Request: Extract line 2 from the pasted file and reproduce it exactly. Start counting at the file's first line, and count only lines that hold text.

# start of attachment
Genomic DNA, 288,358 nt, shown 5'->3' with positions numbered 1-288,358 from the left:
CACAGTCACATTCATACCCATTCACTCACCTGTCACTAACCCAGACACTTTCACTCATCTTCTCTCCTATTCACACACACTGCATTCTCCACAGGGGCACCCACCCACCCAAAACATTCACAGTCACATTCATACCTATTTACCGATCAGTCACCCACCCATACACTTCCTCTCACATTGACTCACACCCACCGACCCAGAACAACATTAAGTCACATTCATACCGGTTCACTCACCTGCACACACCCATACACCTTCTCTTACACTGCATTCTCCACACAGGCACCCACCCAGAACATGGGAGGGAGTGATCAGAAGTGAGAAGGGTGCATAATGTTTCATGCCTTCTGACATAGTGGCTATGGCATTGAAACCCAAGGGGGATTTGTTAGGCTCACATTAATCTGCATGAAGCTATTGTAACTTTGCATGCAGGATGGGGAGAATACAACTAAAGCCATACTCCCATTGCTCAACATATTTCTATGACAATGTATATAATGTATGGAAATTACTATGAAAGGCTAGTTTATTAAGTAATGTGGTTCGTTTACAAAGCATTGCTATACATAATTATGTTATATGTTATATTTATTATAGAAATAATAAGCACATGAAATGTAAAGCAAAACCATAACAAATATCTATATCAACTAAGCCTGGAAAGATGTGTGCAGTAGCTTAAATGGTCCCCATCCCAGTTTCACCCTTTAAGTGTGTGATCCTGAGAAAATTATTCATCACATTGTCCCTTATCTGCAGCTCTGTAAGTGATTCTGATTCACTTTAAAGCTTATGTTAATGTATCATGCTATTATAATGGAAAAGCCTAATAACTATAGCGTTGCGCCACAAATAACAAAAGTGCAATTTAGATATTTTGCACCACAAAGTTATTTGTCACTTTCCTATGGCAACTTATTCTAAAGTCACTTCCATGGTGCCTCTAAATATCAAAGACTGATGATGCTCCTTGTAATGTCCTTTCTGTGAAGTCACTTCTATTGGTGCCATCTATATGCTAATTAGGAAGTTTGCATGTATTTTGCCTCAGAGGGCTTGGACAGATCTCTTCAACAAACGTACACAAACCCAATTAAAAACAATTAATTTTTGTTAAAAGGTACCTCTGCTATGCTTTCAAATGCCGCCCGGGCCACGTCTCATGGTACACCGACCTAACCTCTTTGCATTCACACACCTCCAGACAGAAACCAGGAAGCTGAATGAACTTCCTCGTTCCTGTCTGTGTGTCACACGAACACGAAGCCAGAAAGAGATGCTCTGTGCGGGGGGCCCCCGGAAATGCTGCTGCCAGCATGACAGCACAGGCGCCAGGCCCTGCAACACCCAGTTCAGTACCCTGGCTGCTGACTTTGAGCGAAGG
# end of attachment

CACAGTCACATTCATACCCATTCACTCACCTGTCACTAACCCAGACACTTTCACTCATCTTCTCTCCTATTCACACACACTGCATTCTCCACAGGGGCACCCACCCACCCAAAACATTCACAGTCACATTCATACCTATTTACCGATCAGTCACCCACCCATACACTTCCTCTCACATTGACTCACACCCACCGACCCAGAACAACATTAAGTCACATTCATACCGGTTCACTCACCTGCACACACCCATACACCTTCTCTTACACTGCATTCTCCACACAGGCACCCACCCAGAACATGGGAGGGAGTGATCAGAAGTGAGAAGGGTGCATAATGTTTCATGCCTTCTGACATAGTGGCTATGGCATTGAAACCCAAGGGGGATTTGTTAGGCTCACATTAATCTGCATGAAGCTATTGTAACTTTGCATGCAGGATGGGGAGAATACAACTAAAGCCATACTCCCATTGCTCAACATATTTCTATGACAATGTATATAATGTATGGAAATTACTATGAAAGGCTAGTTTATTAAGTAATGTGGTTCGTTTACAAAGCATTGCTATACATAATTATGTTATATGTTATATTTATTATAGAAATAATAAGCACATGAAATGTAAAGCAAAACCATAACAAATATCTATATCAACTAAGCCTGGAAAGATGTGTGCAGTAGCTTAAATGGTCCCCATCCCAGTTTCACCCTTTAAGTGTGTGATCCTGAGAAAATTATTCATCACATTGTCCCTTATCTGCAGCTCTGTAAGTGATTCTGATTCACTTTAAAGCTTATGTTAATGTATCATGCTATTATAATGGAAAAGCCTAATAACTATAGCGTTGCGCCACAAATAACAAAAGTGCAATTTAGATATTTTGCACCACAAAGTTATTTGTCACTTTCCTATGGCAACTTATTCTAAAGTCACTTCCATGGTGCCTCTAAATATCAAAGACTGATGATGCTCCTTGTAATGTCCTTTCTGTGAAGTCACTTCTATTGGTGCCATCTATATGCTAATTAGGAAGTTTGCATGTATTTTGCCTCAGAGGGCTTGGACAGATCTCTTCAACAAACGTACACAAACCCAATTAAAAACAATTAATTTTTGTTAAAAGGTACCTCTGCTATGCTTTCAAATGCCGCCCGGGCCACGTCTCATGGTACACCGACCTAACCTCTTTGCATTCACACACCTCCAGACAGAAACCAGGAAGCTGAATGAACTTCCTCGTTCCTGTCTGTGTGTCACACGAACACGAAGCCAGAAAGAGATGCTCTGTGCGGGGGGCCCCCGGAAATGCTGCTGCCAGCATGACAGCACAGGCGCCAGGCCCTGCAACACCCAGTTCAGTACCCTGGCTGCTGACTTTGAGCGAAGG